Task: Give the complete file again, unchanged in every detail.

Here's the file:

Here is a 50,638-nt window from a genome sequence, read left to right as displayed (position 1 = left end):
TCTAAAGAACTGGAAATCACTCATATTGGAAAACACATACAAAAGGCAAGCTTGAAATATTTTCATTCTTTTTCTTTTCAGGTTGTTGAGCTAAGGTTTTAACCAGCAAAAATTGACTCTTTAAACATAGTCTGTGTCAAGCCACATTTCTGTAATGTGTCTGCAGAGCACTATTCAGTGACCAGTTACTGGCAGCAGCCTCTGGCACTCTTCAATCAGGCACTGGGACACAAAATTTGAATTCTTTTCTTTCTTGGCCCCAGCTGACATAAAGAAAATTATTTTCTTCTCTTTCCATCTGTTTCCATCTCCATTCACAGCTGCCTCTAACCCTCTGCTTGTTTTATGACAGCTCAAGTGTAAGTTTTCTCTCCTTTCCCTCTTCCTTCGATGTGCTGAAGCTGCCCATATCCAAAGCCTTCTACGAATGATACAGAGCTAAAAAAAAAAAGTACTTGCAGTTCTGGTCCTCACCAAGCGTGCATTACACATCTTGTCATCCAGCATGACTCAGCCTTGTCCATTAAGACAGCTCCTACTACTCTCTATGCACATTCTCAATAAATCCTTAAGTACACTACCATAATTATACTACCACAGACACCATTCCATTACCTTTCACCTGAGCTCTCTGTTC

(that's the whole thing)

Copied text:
Here is a 50,638-nt window from a genome sequence, read left to right as displayed (position 1 = left end):
TCTAAAGAACTGGAAATCACTCATATTGGAAAACACATACAAAAGGCAAGCTTGAAATATTTTCATTCTTTTTCTTTTCAGGTTGTTGAGCTAAGGTTTTAACCAGCAAAAATTGACTCTTTAAACATAGTCTGTGTCAAGCCACATTTCTGTAATGTGTCTGCAGAGCACTATTCAGTGACCAGTTACTGGCAGCAGCCTCTGGCACTCTTCAATCAGGCACTGGGACACAAAATTTGAATTCTTTTCTTTCTTGGCCCCAGCTGACATAAAGAAAATTATTTTCTTCTCTTTCCATCTGTTTCCATCTCCATTCACAGCTGCCTCTAACCCTCTGCTTGTTTTATGACAGCTCAAGTGTAAGTTTTCTCTCCTTTCCCTCTTCCTTCGATGTGCTGAAGCTGCCCATATCCAAAGCCTTCTACGAATGATACAGAGCTAAAAAAAAAAAGTACTTGCAGTTCTGGTCCTCACCAAGCGTGCATTACACATCTTGTCATCCAGCATGACTCAGCCTTGTCCATTAAGACAGCTCCTACTACTCTCTATGCACATTCTCAATAAATCCTTAAGTACACTACCATAATTATACTACCACAGACACCATTCCATTACCTTTCACCTGAGCTCTCTGTTC